Director William Wyler took on the project because he wanted to do a Cecil B. DeMille type picture.
By the time filming had finished, MGM's London laboratories had processed over 1,250,000 feet of 65mm Eastman Color film, at the cost of $1 a foot.
For some sequences in the chariot race, some of the chariots had three horses instead of four. This enabled the camera car to move in closer.
When the screenplay credit went to arbitration, the WGA accorded sole credit to screenwriter Karl Tunberg, despite Gore Vidal's rewrite and Christopher Fry's nearly year-long presence on set re-writing the script..
MGM offered Universal-International $750,000 for the loan-out of their contractee Rock Hudson. Hudson seriously considered accepting the part until his agent explained to him that the film's gay subtext was too much of a risk to his career.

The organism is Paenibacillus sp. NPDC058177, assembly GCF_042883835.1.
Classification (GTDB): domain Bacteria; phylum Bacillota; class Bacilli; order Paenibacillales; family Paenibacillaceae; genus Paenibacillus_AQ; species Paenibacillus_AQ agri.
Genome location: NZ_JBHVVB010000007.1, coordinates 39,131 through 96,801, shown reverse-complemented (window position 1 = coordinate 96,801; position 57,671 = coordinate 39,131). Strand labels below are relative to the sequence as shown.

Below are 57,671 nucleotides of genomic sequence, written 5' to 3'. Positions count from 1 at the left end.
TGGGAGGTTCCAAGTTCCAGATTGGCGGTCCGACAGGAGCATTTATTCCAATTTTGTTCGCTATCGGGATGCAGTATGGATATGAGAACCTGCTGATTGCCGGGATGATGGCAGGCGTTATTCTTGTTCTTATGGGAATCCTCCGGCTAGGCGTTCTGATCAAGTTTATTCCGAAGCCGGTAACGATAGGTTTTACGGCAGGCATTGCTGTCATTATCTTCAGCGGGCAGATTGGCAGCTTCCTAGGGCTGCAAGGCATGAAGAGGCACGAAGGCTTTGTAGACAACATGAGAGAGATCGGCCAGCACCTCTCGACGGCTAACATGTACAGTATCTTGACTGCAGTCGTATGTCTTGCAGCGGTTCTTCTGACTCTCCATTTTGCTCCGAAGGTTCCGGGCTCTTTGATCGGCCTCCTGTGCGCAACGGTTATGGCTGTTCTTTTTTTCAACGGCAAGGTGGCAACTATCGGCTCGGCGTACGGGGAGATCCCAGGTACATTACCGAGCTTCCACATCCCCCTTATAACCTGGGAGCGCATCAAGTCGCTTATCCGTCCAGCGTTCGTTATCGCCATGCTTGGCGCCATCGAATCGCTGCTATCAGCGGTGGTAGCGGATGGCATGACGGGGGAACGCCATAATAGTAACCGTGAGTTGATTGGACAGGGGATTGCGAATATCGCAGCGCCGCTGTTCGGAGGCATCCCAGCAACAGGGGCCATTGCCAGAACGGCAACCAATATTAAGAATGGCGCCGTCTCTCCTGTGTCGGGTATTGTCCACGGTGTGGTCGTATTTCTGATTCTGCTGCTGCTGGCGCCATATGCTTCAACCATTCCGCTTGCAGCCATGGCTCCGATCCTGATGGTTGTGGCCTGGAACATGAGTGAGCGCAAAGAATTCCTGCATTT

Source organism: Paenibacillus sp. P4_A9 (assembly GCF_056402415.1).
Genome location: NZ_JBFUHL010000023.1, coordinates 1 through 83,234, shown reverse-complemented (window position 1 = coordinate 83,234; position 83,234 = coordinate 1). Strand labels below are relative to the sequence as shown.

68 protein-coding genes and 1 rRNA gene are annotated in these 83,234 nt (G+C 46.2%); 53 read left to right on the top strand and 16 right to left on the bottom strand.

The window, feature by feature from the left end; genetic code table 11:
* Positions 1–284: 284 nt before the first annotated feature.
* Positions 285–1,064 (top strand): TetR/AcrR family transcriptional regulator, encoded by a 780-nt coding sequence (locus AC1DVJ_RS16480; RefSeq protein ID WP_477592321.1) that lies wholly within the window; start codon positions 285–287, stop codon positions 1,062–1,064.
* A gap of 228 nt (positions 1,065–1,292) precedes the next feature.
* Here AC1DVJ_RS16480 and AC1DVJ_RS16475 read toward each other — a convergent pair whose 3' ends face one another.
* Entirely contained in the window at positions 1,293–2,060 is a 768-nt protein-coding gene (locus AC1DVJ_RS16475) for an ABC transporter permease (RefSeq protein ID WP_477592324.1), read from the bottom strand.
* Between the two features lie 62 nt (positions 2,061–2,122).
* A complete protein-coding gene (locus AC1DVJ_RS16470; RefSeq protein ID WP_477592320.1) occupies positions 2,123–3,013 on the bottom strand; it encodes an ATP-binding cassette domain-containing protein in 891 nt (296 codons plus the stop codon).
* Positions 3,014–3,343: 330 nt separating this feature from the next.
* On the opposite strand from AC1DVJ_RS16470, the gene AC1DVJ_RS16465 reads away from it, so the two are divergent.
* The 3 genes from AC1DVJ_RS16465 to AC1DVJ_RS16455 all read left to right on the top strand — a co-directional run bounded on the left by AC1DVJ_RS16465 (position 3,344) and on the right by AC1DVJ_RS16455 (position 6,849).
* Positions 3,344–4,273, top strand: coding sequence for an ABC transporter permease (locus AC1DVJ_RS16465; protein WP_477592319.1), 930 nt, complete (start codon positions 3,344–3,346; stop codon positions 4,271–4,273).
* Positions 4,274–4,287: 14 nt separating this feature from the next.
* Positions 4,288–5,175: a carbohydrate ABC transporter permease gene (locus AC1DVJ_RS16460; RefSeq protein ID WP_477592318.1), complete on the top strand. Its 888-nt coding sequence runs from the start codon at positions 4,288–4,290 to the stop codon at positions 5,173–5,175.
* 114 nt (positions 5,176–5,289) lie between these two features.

Upon reading Karl Tunberg's original script, William Wyler had written in the margins "awful...horrible". Consequently, he brought in Gore Vidal - who was on contract with MGM at the time and hated being so - to rewrite the screenplay. Vidal also thought that Tunberg's script was dreadful and initially didn't even want to take on the project. He changed his mind when Wyler promised to get him out of the remaining two years of his contract. Christopher Fry then polished Tunberg and Vidal's work on the screenplay and wrote a new ending. Neither Fry or Vidal received screen credit for their work on the film, something which infuriated Wyler so much that he leaked the story to the press. |